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29
Jun

Feast of Saints Peter and Paul – Reflection

Carnazzo, Rev. Hezekias

Today, the Catholic Church throughout the world celebrates the feast of Saints Peter and Paul, pillars of the Church. Over time, these two men, due to their great missionary activity among the gentile world, became the image of unity for the two major divisions or parts of the Catholic Church; Saint Paul of the East, and Saint Peter of the West. For Roman Catholics today, especially those living in the United States, the knowledge of the role, importance, or even the existence of the Eastern Catholic Churches is vague at best, and commonly altogether unknown. Who are these “Eastern Catholics,” and why are they different from Roman Catholics?

Christianity, as is well known, originated in the Holy Land. From the Upper Room in Jerusalem, having received the gift of the Holy Spirit, the Apostles departed to follow our Lord’s final command to his friends to “make disciples of all nations” (Matt 28;19). From Jerusalem the Apostles traveled north to the city of Antioch in Syria, and south to Alexandria in Egypt. From these two great cities of the ancient world, Jewish and non-Jewish hearers alike received the good news of the Resurrection. By tradition, we know that the faith spread to Antioch where “the disciples were for the first time called Christians” (Acts 11:26). Saint Mark eventually went to Egypt to preach the good news to the Jewish exiles living there since the Babylonian invasion of the kingdom of Judah. As is related in Saint Luke’s Acts of the Apostles, Saint Paul worked tirelessly among the Greeks, and eventually traveled to Rome where Saint Peter had established a vibrant Christian community. With the conversion of Emperor Constantine, who chose the ancient city of Byzantium (Constantinople) as his throne city at the beginning of the fourth century, Christianity in the Eastern half of the Roman Empire gained another center for evangelization.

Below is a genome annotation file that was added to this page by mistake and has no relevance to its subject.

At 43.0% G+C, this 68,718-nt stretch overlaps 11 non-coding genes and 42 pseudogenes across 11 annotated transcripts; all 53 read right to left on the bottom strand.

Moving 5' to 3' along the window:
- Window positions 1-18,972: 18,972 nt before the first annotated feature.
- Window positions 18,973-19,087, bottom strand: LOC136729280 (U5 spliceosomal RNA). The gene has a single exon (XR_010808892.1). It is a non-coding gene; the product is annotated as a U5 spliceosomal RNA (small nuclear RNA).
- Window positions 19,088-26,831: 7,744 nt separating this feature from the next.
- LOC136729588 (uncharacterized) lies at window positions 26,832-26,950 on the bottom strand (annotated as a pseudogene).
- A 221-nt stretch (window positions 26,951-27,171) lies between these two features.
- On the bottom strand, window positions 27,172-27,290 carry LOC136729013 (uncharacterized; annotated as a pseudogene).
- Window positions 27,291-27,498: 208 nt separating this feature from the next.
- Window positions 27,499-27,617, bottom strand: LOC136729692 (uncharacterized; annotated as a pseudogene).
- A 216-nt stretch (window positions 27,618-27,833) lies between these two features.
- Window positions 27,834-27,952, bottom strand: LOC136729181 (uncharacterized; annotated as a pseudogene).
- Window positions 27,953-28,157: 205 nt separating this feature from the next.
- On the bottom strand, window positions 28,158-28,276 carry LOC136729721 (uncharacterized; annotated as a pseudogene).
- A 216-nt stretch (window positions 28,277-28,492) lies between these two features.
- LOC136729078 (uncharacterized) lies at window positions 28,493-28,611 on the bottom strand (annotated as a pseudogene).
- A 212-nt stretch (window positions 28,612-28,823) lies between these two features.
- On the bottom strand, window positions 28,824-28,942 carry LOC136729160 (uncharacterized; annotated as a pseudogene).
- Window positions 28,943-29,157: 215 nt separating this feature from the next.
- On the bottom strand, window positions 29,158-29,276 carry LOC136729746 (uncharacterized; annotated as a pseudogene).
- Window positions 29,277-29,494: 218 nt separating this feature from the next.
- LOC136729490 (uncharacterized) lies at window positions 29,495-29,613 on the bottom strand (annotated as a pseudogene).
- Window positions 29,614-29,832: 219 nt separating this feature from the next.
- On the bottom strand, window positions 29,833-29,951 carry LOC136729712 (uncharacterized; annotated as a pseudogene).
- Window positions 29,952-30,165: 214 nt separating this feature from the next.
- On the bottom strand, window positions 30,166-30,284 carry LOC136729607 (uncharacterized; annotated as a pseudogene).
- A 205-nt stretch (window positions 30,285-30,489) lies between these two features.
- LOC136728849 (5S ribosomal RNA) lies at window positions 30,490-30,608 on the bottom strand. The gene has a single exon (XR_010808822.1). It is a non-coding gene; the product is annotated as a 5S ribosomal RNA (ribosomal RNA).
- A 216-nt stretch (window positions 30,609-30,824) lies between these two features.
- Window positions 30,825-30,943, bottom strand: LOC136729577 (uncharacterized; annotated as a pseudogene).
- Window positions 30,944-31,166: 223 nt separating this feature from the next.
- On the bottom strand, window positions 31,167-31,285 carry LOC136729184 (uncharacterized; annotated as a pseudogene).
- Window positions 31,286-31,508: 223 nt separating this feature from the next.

These five capitol cities of the ancient world—Jerusalem, Rome, Antioch, Alexandria, and Constantinople—became for the young Christian Church “Patriarchal sees,” where the greatest and most influential bishops in the entire known world would reign over the kingdom of God on earth. Naturally, these “Patriarchal sees” exercised a strong influence over the cities and towns that surrounded them, and these smaller towns looked to their Patriarch as the model for expressing their faith, thus forming particular churches or families within the Catholic communion. The influence of the Patriarchs upon their respective Churches cannot be over-emphasized. Evidence of this early ecclesiological structure and its influence on the nascent Church can be witnessed today in all aspects of the Church’s life; from its varied liturgical traditions to its doctrinal formulations. Eventually, the Patriarchal see of Constantinople, due to its influential political position in the heart of the Roman Empire, claimed control even over the apostolic sees of Jerusalem, Antioch, and Alexandria, and became second only to Rome in its place within the Universal Church.

Over time, certain external historical influences, such as the rise of Islam in the East and the invasion of the barbarians in the West, created a rift in the Church. The various particular churches within the “Catholic” or Universal Church became more and more estranged, and their once-united life fragmented through misunderstanding and sin. By the beginning of the second millennium, the relationship of the Patriarchal sees of Rome and Constantinople became strained to the point of breaking, and in 1054 each issued a decree of excommunication against the other. From this division, the common distinction was established between the Roman Catholic Church, representing Western Christianity, and the Orthodox Church in the East, represented by the Patriarch of Constantinople. From 1054 to the present day, many of the faithful and clergy of the Eastern Churches have realized the importance of unity with the other churches, and for its part, the Roman Church has become more and more aware of the importance of the Eastern Churches within the Catholic communion. Over time, some of the Eastern Churches, such as the Antiochian Church in Syria, have declared their desire for the unity of the churches, and union has once again been established between the Roman Church and various Eastern Churches.